For the past 29 years, the Center for Protected Area Management at Colorado State University has offered a Colorado-based Spanish-language training course on managing protected areas, but the primary focus has always been on terrestrial environments.
Today as marine area reserves grow in number, so does the need to train managers and rangers for managing marine protected areas. In response, CPAM is set to create a yearly training program called the Coastal-Marine Protected Area Management Course in Ecuador’s Galapagos National Park in 2022. The course is set to draw in rangers and managers from marine reserves around the world.
“Obviously, in Colorado we’re in the mountains and that’s easier for us to focus on here, but without a doubt the biggest increase in new protected area acreage over the next decade will be marine protected areas,” said Ryan Finchum, CPAM co-director. “There’s a lot of need, so we decided we’d create a course like the one we do yearly in Colorado but together with our long-term partners in the Galapagos Islands.”
The islands have a significant protected area where almost 97 percent of the land surface of the islands is a national park, as well as all of the waters surrounding the islands, extending multiple nautical miles outward for a total of 133,000 square kilometers of protected marine reserve.
CPAM’s course will teach on-the-ground practices including how to manage fisheries, how to deal with conflicts, how to do biological marine monitoring, and best practices for marine ecotourism in protected areas.
“Since our inception we have been adapting and finding new ways that we can, on an ongoing basis, support protected area managers in their capacity-building needs, both individually and institutionally,” Finchum said.
Effects of COVID-19 on marine reserve areas
A recent CPAM three-day workshop on environmental interpretation for public use on Santa Cruz Island addressed changes in tourist behavior that posed issues of managing the protected area effectively.
“Once tourism started to come back after the pandemic, people weren’t going right back to the cruise ships. A lot of people were coming to local visitor sites and this created conflicts with local people and challenges for the rangers,” Finchum said.
In these areas, park rangers struggled to communicate with tourists the potential impacts on things such as sea turtle nesting habitats.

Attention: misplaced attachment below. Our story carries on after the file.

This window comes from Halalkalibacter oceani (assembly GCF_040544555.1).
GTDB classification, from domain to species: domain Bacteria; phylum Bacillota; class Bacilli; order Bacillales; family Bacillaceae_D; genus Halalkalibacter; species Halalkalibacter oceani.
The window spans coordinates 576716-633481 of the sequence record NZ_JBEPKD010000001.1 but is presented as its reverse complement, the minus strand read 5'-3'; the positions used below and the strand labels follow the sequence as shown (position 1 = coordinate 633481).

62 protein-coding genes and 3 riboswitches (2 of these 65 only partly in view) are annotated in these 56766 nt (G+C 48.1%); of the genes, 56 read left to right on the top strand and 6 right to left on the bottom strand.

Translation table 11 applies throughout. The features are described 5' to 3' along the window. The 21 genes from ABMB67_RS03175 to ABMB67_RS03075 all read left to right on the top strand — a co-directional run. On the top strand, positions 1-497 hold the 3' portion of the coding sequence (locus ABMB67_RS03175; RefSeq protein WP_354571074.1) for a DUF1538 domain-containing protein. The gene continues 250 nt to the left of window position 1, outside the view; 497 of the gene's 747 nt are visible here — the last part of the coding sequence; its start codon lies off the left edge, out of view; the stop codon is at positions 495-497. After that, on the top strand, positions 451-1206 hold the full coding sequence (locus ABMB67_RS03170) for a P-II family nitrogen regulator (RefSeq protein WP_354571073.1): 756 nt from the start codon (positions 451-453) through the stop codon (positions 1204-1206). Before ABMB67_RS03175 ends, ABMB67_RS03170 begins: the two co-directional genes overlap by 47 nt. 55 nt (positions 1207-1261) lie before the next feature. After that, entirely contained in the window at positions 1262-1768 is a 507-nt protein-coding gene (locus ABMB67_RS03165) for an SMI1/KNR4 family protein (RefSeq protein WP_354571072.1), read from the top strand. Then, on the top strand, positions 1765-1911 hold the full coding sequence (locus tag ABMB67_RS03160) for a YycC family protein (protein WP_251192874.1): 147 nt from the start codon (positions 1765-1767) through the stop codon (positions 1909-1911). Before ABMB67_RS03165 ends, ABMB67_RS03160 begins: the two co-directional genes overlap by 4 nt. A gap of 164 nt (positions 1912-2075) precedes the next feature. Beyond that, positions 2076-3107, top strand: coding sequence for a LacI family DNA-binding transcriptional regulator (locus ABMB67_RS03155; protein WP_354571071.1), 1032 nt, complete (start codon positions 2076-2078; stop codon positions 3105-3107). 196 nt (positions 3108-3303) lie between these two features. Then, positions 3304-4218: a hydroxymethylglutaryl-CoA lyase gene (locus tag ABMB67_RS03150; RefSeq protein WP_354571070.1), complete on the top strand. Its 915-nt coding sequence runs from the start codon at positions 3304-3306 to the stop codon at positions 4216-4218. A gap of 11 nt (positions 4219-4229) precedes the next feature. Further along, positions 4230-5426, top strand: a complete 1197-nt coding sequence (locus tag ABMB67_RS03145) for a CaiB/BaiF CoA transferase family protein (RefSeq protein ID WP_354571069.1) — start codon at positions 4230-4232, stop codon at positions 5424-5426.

“It’s a very specific need, helping them basically in an emergency response to the current situation they are facing,” Finchum said of the workshop’s purpose. “Our partners in the Galapagos National Park needed to get the park rangers training in communication and also provide motivation and make sure they felt supported. The have a big job to fulfill in conserving the Galapagos and we want to provide as much support as we can.”
The workshop trained 18 park rangers on communicating potential tourist impacts effectively. Among the four workshop instructors was Audrey Ramsey, a CPAM capacity development assistant and recent graduate of the Conservation Leadership Through Learning master’s program at CSU.
Many students from the program in the Warner College of Natural Resources have routinely participated in CPAM’s efforts.
“The workshop allowed for participants to reimagine the way they interact with the public,” Ramsey said.
“In the past it’s been a very different role for park rangers of the public use sector who were highly focused on maintenance and just general control,” Ramsey said. “However, now with the increased tourism, there’s a lot more need to connect with people on a deeper level, rather than just pointing a finger and saying no.”
It is the willingness to adapt and the use of innovative practices that has made the Galapagos National Park an ideal place to teach the Marine Protected Area Course in 2022, Ramsey said.
“There’s a lot of marine protected areas being created. While it’s great to create an area, the proper management of it is the part that really matters,” Ramsey said. “The hope is that we can help spread the good practices from the Galapagos model to other places in the world while also allowing Galapagos to continue to learn from other marine protected areas.”
A collaborative future
Today, CPAM and the Galapagos National Park are in the final stages of completing a Memorandum of Understanding, a formalized agreement to conduct collaboration into the future. It cements a relationship between CSU and the Galapagos National Park Service.
The memorandum will essentially aid CSU in sharing its land grant mission in the Galapagos Islands.
The University’s ability to tackle real world problems and involve students in the process is part of what has made CSU so innovative, creating a sense of hope for a more sustainable future, Finchum said.
“As a land grant university, CSU is at the forefront of working on the most challenging problems our society faces,” Finchum said. “Those challenges motivate our faculty, students and centers like CPAM to contribute in a meaningful way to real world challenges, just like we are doing in the Galapagos.”